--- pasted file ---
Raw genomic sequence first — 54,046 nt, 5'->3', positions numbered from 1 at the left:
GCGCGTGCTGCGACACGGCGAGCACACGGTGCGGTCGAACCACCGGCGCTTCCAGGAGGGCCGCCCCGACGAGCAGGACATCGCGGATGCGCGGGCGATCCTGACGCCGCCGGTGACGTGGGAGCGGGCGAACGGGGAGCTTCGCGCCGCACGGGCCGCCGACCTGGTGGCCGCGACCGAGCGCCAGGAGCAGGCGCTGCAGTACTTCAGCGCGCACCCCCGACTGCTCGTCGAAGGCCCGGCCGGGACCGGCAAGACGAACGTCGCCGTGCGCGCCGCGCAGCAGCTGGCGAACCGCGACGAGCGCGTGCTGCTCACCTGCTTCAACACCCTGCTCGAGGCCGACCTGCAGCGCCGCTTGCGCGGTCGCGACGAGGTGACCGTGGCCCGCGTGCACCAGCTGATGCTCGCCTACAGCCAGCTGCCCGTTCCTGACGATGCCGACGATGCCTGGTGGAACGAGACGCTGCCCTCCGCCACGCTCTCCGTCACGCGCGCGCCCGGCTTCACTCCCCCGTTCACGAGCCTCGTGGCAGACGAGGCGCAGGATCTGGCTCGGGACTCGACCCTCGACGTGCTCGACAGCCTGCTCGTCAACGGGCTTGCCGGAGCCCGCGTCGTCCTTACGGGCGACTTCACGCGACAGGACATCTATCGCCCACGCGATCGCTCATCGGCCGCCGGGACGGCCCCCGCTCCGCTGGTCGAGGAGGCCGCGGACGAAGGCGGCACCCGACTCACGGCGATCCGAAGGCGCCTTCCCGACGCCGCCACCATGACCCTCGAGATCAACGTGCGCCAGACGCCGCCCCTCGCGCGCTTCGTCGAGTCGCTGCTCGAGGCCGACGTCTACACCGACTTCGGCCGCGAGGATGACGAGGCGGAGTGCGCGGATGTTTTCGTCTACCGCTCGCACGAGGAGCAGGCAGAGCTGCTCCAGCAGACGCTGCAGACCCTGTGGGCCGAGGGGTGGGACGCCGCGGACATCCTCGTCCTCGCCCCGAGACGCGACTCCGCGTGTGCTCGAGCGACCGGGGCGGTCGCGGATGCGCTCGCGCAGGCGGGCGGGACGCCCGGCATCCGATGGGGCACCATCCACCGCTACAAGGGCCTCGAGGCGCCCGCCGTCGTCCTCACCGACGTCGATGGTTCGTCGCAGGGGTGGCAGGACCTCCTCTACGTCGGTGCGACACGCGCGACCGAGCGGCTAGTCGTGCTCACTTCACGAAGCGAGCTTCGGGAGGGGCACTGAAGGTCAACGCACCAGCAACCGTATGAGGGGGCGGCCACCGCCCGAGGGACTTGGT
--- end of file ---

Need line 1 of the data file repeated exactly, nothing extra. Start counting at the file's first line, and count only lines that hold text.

Raw genomic sequence first — 54,046 nt, 5'->3', positions numbered from 1 at the left: